Food in British:





In many European countries it is normal to have a long break in the middle of the day when all members of the family return to their houses to eat together. This is not very common in Britain because normally it is a long way from the place of work or school to the home. Consequently the Britsh people tend to have a big breakfast before they go to work and the meal at midday is not spent with the members of the family but with workmates or schoolmates. Lunch is normally eaten between 12.30 pm and 1.30pm. Most people finish work at five thirty. It often takes at least an hour to get home from the school or workplace so people tend to eat their evening meal or "dinner" between 6.30pm and 8pm.

On Sundays people don't have to work so they take the opportunity eat together with their family. Sunday lunch is usually the best meal of the week and many of the meals which are considered typically British are eaten for Sunday lunch. For example roast beef and yorkshire pudding.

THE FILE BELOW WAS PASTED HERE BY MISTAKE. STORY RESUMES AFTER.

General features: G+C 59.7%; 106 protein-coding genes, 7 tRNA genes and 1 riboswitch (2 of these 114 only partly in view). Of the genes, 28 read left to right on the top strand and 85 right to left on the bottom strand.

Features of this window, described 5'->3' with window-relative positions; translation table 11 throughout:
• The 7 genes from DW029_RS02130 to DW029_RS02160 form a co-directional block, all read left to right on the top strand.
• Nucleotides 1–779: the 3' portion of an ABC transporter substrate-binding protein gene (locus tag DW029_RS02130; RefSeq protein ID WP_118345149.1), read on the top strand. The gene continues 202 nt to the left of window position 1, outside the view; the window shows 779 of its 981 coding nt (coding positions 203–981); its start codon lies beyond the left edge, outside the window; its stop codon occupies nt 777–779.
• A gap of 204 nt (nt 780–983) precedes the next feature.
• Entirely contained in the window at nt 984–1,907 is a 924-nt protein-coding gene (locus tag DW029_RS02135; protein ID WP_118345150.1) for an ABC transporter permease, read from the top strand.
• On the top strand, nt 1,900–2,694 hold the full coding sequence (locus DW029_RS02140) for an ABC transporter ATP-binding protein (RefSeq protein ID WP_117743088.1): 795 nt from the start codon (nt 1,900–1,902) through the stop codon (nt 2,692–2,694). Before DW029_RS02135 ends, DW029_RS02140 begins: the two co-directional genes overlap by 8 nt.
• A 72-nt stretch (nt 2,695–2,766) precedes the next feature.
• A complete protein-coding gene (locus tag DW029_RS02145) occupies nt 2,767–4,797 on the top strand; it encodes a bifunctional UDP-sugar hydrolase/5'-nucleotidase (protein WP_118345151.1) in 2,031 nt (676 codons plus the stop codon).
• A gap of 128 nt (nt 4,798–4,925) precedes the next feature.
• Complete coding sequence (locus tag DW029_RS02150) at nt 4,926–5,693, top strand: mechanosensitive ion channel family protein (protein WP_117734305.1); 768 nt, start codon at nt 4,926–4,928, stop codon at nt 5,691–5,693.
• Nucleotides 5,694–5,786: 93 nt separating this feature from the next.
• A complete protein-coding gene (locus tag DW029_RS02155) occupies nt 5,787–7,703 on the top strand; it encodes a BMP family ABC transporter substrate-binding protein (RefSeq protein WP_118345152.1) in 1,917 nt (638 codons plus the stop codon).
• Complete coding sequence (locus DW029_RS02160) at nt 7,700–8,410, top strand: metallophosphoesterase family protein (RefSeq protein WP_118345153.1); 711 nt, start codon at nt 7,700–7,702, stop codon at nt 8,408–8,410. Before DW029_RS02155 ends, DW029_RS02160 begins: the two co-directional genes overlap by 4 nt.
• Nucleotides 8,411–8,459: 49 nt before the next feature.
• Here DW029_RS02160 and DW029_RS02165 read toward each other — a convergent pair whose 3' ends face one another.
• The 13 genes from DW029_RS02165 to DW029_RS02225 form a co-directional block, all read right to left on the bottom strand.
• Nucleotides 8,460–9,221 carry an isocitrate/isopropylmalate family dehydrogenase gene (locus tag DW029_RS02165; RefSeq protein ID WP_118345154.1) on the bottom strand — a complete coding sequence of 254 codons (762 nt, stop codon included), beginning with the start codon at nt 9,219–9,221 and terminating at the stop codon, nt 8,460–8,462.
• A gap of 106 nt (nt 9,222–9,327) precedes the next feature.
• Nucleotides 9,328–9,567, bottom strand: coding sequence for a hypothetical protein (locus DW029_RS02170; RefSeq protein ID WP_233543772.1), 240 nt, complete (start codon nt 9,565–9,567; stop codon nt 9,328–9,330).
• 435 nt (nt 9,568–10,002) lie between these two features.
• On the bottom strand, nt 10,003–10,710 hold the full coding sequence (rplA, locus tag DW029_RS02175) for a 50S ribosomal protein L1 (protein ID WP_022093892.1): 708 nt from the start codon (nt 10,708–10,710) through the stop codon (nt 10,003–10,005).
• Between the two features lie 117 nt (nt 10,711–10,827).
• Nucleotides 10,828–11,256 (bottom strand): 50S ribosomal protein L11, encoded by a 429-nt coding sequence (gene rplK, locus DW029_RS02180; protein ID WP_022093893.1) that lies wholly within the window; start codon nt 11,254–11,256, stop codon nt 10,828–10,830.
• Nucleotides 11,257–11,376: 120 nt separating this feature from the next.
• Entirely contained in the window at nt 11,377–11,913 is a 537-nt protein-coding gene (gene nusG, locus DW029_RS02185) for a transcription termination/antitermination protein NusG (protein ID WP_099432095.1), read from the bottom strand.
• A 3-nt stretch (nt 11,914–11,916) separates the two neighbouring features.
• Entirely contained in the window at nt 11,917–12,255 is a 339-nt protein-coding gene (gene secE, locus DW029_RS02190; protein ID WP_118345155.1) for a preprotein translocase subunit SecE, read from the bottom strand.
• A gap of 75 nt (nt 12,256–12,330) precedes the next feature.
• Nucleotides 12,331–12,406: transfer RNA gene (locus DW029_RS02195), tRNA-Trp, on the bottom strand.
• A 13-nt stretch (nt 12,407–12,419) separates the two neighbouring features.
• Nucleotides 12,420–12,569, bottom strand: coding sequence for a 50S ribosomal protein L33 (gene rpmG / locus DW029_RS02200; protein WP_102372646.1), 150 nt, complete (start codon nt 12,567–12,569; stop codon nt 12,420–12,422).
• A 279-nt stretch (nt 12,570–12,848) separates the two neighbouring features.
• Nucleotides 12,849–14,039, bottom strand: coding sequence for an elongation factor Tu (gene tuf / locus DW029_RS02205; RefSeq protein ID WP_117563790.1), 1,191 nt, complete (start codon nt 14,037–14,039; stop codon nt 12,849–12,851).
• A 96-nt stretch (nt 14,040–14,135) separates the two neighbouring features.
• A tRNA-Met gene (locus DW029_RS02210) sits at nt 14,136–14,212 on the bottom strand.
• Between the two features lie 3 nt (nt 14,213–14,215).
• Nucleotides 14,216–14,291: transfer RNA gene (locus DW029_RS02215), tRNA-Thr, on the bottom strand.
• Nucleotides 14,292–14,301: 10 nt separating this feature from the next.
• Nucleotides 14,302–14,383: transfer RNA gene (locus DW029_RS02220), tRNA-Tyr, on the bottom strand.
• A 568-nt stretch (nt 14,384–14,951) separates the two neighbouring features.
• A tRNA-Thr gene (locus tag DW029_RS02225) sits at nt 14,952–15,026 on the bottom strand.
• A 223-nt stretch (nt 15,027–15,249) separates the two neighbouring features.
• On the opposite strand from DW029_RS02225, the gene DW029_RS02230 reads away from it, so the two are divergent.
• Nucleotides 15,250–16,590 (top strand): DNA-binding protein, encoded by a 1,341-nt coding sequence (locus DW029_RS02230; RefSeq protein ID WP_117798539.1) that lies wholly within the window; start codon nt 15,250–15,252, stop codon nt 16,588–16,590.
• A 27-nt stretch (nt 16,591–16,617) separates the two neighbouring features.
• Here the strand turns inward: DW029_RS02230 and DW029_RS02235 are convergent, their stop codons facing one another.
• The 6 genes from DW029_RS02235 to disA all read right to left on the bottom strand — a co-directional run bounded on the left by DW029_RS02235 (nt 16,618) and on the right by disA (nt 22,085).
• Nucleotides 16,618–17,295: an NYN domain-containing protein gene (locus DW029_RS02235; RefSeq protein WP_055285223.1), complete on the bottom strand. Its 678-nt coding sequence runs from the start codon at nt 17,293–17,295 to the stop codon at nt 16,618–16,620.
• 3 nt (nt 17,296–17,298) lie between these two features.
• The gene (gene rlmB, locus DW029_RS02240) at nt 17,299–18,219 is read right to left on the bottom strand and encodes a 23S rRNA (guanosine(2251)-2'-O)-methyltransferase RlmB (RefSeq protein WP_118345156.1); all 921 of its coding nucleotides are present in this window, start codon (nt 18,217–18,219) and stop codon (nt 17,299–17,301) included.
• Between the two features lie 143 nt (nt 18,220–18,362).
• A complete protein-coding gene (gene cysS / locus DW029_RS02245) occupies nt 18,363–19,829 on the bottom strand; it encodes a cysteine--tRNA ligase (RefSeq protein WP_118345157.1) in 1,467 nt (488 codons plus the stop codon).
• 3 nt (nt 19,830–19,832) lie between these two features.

This is a typical British family eating together on Sunday.
After lunch the father will smoke his pipe and read the newspaper sitting on his favourite armchair while his wife washes the dishes. The children will play traditional English games such as hopscotch, skipping or doctors and nurses.

Although everyone in Britain understands that "breakfast" is the first meal of the day. There is a lot of confusion about the words for other meals such as "dinner, lunch, tea, high tea , elevenses, brunch, supper" and if you ask a British person what these words mean, most of them will give you a different answer according to what part of the country they are from or from what social class they are from. Another example of this is the pronunciation of the word "scones" ( a type of cake eaten with Devonshire clotted cream, strawberry jam and cups of tea, known as a "cream tea")